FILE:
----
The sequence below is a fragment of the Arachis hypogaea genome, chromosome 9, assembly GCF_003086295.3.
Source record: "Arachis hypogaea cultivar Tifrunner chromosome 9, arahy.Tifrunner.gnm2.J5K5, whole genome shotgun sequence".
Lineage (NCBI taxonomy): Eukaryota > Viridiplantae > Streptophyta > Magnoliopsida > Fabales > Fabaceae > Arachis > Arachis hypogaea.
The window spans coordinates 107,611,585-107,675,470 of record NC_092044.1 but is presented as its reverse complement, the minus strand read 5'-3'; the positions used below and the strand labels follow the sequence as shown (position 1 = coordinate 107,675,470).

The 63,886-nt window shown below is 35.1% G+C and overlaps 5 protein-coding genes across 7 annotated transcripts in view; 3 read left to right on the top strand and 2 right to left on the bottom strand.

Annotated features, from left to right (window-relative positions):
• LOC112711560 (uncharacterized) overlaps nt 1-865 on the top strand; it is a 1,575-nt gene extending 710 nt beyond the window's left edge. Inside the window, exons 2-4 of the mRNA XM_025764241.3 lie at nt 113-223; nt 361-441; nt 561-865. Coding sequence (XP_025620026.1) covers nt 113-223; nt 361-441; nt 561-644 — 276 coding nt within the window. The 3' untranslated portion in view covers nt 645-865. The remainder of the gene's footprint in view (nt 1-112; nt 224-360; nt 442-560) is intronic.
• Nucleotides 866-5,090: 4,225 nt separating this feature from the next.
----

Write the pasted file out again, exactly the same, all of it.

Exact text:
The sequence below is a fragment of the Arachis hypogaea genome, chromosome 9, assembly GCF_003086295.3.
Source record: "Arachis hypogaea cultivar Tifrunner chromosome 9, arahy.Tifrunner.gnm2.J5K5, whole genome shotgun sequence".
Lineage (NCBI taxonomy): Eukaryota > Viridiplantae > Streptophyta > Magnoliopsida > Fabales > Fabaceae > Arachis > Arachis hypogaea.
The window spans coordinates 107,611,585-107,675,470 of record NC_092044.1 but is presented as its reverse complement, the minus strand read 5'-3'; the positions used below and the strand labels follow the sequence as shown (position 1 = coordinate 107,675,470).

The 63,886-nt window shown below is 35.1% G+C and overlaps 5 protein-coding genes across 7 annotated transcripts in view; 3 read left to right on the top strand and 2 right to left on the bottom strand.

Annotated features, from left to right (window-relative positions):
• LOC112711560 (uncharacterized) overlaps nt 1-865 on the top strand; it is a 1,575-nt gene extending 710 nt beyond the window's left edge. Inside the window, exons 2-4 of the mRNA XM_025764241.3 lie at nt 113-223; nt 361-441; nt 561-865. Coding sequence (XP_025620026.1) covers nt 113-223; nt 361-441; nt 561-644 — 276 coding nt within the window. The 3' untranslated portion in view covers nt 645-865. The remainder of the gene's footprint in view (nt 1-112; nt 224-360; nt 442-560) is intronic.
• Nucleotides 866-5,090: 4,225 nt separating this feature from the next.